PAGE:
By Meenu Johnkutty ‘21
Attempts to amend national attitudes towards climate change have been at the forefront of the climate change movement. The recent movement to involve the national court system may prove effective in mitigating the future effects of climate change, especially in regard to coal pollution and the risk it poses to public health. A study conducted by Dr. Sabrina McCormick from George Washington University analyzes the power that courts play in changing public opinion concerning climate change.
Dr. McCormick first calls to attention the few lawsuits at the national level (16 percent) that cite health risks as a cause for concern. She argues that sufficient evidence gives defendants invoking health concerns considerable backing in the court. Indeed, there is sufficient evidence for the hazard of coal pollution to human health; according to researchers, airborne pollutants associated with coal production have been estimated to cause over 200,000 premature deaths in the United States. Moreover, increasing pressure on large coal power companies to minimize air pollution related to carbon dioxide can also potentially minimize the presence of other harmful pollutants such as particulate matter, sulfur dioxide, and ozone precursors in the atmosphere. By citing such arguments in lawsuits, more weight can be given to health-based climate change arguments.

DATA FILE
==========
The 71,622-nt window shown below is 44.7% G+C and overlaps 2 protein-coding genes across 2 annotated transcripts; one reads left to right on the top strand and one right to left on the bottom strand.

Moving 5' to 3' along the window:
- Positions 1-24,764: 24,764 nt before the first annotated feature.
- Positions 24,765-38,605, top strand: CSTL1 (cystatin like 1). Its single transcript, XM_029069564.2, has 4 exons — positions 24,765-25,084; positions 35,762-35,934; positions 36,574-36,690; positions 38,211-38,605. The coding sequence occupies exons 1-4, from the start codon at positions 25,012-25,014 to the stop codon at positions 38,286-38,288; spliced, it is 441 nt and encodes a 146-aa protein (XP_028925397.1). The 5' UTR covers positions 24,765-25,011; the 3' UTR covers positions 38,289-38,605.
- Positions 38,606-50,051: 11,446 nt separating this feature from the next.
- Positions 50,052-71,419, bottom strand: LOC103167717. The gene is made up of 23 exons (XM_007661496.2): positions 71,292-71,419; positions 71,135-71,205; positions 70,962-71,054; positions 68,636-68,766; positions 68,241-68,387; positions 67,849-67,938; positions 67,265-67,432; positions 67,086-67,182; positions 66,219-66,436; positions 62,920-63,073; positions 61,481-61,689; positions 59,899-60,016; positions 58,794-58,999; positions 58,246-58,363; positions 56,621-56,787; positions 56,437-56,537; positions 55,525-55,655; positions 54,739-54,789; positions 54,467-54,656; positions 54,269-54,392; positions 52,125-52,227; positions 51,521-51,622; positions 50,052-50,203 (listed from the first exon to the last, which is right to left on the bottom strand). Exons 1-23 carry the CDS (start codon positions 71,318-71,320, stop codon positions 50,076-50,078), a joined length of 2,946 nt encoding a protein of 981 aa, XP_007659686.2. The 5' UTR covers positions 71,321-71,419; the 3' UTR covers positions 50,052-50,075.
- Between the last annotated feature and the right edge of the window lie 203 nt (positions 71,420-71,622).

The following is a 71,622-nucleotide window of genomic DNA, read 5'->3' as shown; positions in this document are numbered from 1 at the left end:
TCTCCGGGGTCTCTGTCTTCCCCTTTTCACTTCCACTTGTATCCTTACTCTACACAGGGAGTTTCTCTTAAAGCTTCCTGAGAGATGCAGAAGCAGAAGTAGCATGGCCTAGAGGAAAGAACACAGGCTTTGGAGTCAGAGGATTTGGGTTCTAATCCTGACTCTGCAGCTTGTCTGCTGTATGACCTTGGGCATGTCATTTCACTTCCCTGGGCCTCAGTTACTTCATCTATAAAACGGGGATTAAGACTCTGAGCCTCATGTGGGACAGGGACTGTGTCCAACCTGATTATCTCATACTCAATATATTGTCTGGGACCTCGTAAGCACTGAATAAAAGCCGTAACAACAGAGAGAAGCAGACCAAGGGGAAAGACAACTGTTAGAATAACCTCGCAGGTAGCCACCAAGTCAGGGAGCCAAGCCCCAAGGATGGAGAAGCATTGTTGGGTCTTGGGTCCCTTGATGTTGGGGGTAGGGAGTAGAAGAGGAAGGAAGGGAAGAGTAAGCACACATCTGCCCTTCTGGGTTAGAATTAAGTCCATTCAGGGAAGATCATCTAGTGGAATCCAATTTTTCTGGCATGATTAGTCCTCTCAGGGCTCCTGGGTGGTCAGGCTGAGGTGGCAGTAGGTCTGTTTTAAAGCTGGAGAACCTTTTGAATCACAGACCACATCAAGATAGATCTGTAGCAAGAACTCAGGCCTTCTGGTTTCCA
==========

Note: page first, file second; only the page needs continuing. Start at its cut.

The researchers believe that following this thought process may help propel climate change to the standing of other known health risks. For example, it was through the action of the courts that much legislation was effectively put in place with regards to protect the community from the dangers of tobacco and its related products. If more attention is given to the health risks associated with climate change, a move akin to the tobacco movement can be initiated. The courts hold considerable power in mobilizing change at the national level and therefore are an option to consider in the fight against the effects of climate change.
- S. McCormick, et. al., The role of health in Climate litigation. AJPH (2018). doi: 10.2105/AJPH.2017.304206.
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